The building was incongruously situated across Sunset Boulevard from the swanky Chateau Marmont. Jay Ward Productions may have been short on capital, but Ward spared nothing when outfitting his offices.

"Ward created a playpen sort of atmosphere," said Louis Chunovic, author of "The Rocky and Bullwinkle Book," "complete with toys, candy, a popcorn machine and a calliope."

Ward was the ringmaster of this circuslike studio. "It was a wonderful place to work because of the freedom," Burns said. "Jay wouldn't come in and say, `Do such-and-such.' He'd say, `Figure out something you'd want to do.' That was Jay's style. `Be thinking of new stuff.' "

Creative freedom without talent, of course, would not have produced memorable comedy, but Ward had a talent for spotting inventive young writers. He also set the adult tone of "Rocky."

Tiffany Ward, Ward's daughter, who is the managing director of Jay Ward Productions, characterized her father's approach this way: "Some people might have said, `OK, I'm producing a cartoon; therefore, it's for children.' Dad was saying that this is humor, not just children's humor, and he believed with every ounce of his soul that if there was more humor in the world, then the world would operate better."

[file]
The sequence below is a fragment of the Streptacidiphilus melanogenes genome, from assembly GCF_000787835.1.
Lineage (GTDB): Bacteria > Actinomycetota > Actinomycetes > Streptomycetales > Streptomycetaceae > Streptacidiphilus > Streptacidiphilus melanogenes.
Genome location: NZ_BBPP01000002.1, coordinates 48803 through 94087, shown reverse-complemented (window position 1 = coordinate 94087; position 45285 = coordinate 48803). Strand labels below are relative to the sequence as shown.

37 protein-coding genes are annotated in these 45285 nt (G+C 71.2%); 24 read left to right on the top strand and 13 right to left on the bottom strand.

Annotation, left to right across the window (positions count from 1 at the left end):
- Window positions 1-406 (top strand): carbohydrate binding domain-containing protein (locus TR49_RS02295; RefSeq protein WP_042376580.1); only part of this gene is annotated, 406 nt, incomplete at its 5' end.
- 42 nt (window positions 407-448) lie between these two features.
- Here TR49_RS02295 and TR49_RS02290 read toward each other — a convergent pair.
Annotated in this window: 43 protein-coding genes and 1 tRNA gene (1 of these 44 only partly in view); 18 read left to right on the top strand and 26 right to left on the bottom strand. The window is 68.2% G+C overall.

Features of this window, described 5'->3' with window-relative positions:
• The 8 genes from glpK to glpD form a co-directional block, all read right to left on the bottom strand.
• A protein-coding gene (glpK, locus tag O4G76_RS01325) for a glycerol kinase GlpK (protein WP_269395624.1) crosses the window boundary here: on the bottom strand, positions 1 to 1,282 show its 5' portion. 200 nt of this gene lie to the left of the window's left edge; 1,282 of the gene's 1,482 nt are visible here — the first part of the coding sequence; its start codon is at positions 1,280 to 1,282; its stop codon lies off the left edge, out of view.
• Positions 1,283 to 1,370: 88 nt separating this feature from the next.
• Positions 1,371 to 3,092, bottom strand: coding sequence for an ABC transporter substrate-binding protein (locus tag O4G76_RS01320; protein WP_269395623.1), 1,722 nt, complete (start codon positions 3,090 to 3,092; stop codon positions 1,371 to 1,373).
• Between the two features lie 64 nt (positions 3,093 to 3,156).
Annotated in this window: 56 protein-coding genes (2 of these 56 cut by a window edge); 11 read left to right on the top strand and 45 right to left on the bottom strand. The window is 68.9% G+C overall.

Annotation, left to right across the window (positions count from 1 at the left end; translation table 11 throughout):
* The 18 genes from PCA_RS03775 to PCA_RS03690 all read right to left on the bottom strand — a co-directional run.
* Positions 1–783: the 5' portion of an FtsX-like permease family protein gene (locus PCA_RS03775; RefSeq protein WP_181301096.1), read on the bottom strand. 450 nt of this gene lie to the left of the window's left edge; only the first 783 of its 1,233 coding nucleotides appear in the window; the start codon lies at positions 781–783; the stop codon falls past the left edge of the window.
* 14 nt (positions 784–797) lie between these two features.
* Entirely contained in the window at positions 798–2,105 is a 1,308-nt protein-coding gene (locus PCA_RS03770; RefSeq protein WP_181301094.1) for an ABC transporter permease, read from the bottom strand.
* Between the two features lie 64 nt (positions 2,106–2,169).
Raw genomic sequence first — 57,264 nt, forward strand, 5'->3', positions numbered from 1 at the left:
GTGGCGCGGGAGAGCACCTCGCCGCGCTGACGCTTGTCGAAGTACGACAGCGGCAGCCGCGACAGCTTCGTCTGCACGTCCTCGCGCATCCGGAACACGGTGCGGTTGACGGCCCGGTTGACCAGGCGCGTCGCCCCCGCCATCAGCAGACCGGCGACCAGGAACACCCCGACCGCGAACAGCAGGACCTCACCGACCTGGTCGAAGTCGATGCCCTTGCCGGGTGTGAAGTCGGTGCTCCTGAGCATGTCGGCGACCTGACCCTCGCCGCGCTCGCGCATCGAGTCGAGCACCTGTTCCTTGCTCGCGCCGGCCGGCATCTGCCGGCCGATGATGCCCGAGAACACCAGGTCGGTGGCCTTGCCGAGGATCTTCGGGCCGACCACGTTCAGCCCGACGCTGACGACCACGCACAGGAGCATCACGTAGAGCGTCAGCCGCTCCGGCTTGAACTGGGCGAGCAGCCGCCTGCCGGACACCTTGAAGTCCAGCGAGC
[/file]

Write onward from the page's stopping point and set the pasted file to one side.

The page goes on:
Burns learned a practical lesson. "Jay's philosophy," he said, "was this: You're not that much smarter than everybody else, so if you do what you think is funny, chances are there's going to be a lot of people out there who are going to find it funny. And don't write down."

Years later, Burns put this philosophy to work as he and James L. Brooks created "The Mary Tyler Moore Show." "We were told by CBS that what we were doing was a little too smart for the room, that we should be doing more sitcomy sort of stuff," Burns said. "And we resisted that. I always knew there would be somebody out there who got it, and lo and behold, people did. I believe that it was a lesson that I learned from Jay 10 years before."

Chunovic says that the show is uncannily relevant today, despite humor linked closely to the events of its times. "There are jokes in `Rocky and Bullwinkle' about welfare," he said. "There are jokes about cable television. There are tons of jokes about venal politicians. There are jokes about the military and the military mind-set. It sounds like it was torn from the headlines, only the headlines were in the early '60s."